UoSAT-12 UO-36

Downlink 437.025, 437.400 MHz

UoSAT-12 was successfully launched on April 21, 1999 from the Russian Baikonur Cosmodrome. UO-36 carries a number of imaging payloads, digital store-and-forward communications and mode L/S transponders.

The satellite is not currently available for general uplink transmissions.

UO-36 has been transmitting 9600-baud FSK telemetry framed in a VLSI format using a downlink frequency of 437.400 MHz. Chris, G7UPN, reports UO-36 is also transmitting on 437.025 MHz at 38,400 (38k4) baud. Presently the BBS is still closed.

S-band high speed downlink commissioning continues at rates between 128kb/s and 1Mb/s. The S-band downlink frequency has not been announced.

VK5HI TMSAT viewer software is available on the AMSAT web/ftp site at

Further information on UO-36 is available from:

[ANS thanks Chris G7UPN/ZL2TPO, and the University of Surrey, for this information]

The following satellites are in orbit but are non-operational at this time:

Mir Space Station

Ham radio activity aboard the Mir space station came to a close on August 28, 1999 as the crew returned to Earth, leaving the station unmanned. Mir is in a stable orbit with only essential systems running. All amateur radio activities have ceased. Currently, the station is being prepared for re-entry sometime in the first quarter of 2000. However, the final fate of the space station has not been formally announced. Stay tuned to ANS for further developments.

Current Amateur Radio equipment aboard Mir includes:

SAFEX II 70cm Repeater
Uplink 435.750 MHz FM with subaudible tone 141.3 Hz
Downlink 437.950 MHz FM
Seldom operational.  No operation in 1999 has been observed.
SAFEX II 70cm QSO Mode
Uplink 435.725 MHz FM with subaudible tone 151.4 Hz
Downlink 437.925 MHz FM
Seldom operational.  No operation in 1999 has been observed.
Packet Radio PMS
Uplink/Downlink 145.985 MHz FM, 1200 baud AFSK
Not operational.


The 435 MHz beacon (only) is operational. Attempts to command the mode A transponder 'on' have been unsuccessful to date.

No additional information is available at this time.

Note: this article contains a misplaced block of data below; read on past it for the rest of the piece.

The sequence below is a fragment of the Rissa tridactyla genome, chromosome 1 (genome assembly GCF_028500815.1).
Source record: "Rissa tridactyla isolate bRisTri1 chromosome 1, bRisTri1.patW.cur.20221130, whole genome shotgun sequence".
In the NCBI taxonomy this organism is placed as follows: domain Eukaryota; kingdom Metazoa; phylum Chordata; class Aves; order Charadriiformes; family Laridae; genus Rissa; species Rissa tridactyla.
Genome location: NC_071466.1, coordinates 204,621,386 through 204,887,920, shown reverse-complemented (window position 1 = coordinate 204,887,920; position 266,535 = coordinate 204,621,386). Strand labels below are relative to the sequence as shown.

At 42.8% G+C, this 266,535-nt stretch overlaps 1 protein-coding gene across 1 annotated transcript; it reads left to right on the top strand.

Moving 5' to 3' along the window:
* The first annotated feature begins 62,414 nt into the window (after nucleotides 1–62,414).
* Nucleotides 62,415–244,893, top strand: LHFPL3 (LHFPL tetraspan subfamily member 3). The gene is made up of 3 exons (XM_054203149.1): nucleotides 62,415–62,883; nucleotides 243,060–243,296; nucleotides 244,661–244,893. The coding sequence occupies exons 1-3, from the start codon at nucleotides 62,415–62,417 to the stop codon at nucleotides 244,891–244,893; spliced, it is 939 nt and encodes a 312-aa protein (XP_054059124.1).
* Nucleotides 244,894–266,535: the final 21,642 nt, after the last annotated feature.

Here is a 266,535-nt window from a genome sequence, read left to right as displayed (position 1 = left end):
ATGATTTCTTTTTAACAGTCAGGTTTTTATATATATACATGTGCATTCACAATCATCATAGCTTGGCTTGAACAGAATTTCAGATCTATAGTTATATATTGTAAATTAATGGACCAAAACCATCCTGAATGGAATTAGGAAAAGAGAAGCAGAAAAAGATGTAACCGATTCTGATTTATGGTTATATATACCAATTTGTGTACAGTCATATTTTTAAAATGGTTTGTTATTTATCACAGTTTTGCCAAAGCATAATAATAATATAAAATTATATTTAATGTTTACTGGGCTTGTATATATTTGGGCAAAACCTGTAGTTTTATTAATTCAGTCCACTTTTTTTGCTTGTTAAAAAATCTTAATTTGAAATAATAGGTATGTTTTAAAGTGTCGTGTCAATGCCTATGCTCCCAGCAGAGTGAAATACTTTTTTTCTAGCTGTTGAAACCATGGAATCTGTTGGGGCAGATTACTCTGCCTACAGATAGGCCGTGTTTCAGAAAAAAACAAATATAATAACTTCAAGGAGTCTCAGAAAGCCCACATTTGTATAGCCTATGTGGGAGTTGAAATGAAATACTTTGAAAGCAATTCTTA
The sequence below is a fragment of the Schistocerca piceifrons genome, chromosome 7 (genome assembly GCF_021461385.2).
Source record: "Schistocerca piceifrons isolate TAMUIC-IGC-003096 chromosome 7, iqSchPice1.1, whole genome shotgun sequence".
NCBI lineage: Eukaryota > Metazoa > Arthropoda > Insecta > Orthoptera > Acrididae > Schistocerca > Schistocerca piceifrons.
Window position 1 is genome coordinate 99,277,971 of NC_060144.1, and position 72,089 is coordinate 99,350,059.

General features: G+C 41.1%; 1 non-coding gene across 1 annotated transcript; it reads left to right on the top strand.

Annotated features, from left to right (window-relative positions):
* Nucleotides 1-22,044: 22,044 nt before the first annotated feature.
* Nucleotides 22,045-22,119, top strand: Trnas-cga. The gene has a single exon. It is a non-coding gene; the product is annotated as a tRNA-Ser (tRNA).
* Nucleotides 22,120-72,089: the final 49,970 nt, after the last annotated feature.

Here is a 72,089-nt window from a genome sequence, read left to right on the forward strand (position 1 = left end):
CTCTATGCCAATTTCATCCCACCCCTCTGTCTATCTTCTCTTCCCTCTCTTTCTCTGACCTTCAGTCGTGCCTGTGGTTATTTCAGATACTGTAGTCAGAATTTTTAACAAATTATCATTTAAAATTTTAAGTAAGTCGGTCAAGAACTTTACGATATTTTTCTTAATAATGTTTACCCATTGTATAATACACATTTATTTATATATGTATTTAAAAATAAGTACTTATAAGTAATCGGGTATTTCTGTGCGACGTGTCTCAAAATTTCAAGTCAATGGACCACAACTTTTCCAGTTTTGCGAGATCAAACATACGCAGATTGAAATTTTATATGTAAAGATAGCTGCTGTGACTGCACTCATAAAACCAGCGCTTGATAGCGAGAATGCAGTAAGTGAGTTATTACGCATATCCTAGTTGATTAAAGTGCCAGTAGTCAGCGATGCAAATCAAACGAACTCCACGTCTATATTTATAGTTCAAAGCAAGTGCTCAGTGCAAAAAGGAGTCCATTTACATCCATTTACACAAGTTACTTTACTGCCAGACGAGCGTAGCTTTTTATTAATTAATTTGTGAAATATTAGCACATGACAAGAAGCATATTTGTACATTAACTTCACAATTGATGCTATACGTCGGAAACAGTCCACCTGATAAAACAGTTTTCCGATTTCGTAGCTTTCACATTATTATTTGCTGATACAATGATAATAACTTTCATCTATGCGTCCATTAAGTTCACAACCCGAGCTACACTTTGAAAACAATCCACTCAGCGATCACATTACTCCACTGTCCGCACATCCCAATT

DO-17 (DOVE)

Downlink 145.825 MHz FM, 1200 Baud AFSK
Beacon 2401.220 MHz

DOVE stopped transmitting in March 1998. The 145.825 MHz and 2401.220 MHz downlinks are off the air and the satellite has not responded to ground station control.

No additional information is available at this time.


Downlink 437.104 MHz SSB, 1200 Baud PSK AX.25

WO-18 is reported to be in MBL mode after a software crash.

No additional information is available at this time.


Uplink 145.875, 145.900, 145.925, 145.950 MHz FM
Downlink 435.822 MHz SSB, 1200 Baud PSK

Unknown status. ANS has not received any recent updates concerning the status of IO-26.

No additional information is available at this time.

TechSat-1B GO-32

Downlink 435.325, 435.225 MHz
HDLC telemetry framed so a TNC in KISS mode will decode it

Unknown status. ANS has not received any recent updates concerning the current status of GO-32.

The TechSat-1B micro-satellite was successfully launched from the Russian Baikonur Cosmodrome on July 10, 1998.

Last reported, the satellite does not have a continuous beacon, but does transmit a 9600-baud burst every 30 seconds (for about 3 seconds in length), currently on 435.225 MHz.

The TechSat team has also constructed a home page about the TechSat bird. To view the site, point your web browser to:

No additional information is available at this time.


Downlink 437.910 MHz FM 9600 Baud FSK
The satellite is not currently available for uplink transmissions. Recovery efforts have been unsuccessful.

Mineo, JE9PEL, reports he received one frame of telemetry from the satellite in the past month.

SEDSAT-1, signifying Students for the Exploration and Development of Space Satellite number one, was successfully launched and placed in orbit on Saturday, October 24, 1998.

For more information on SedSat-1 visit the satellite web site at

No additional information is available at this time.


Uplink 145.850, 145.900 MHz FM
Downlink 435.175 MHz FM, 9600 Baud FSK

Not operational. The downlink transmitter has not been operational for any normal communication for several months.

ANS has learned (from HL0ENJ) that satellite downlink telemetry shows one of KO-23's battery cells to be very unstable.

[ANS thanks Jim Weisenberger, AA7KC, and KyungHee Kim, HL0ENJ, for KO-23 status information]

ANS would like to thank Mike Seguin, N1JEZ, ANS principal satellite investigator, for helping provide current satellite information for ANS.

Please send any amateur satellite news or reports to the ANS Editors at, or to ANS Editor Dan James, NN0DJ, at

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This week's AMSAT News Service bulletins were edited by AMSAT News Service Editor Dan James, NN0DJ.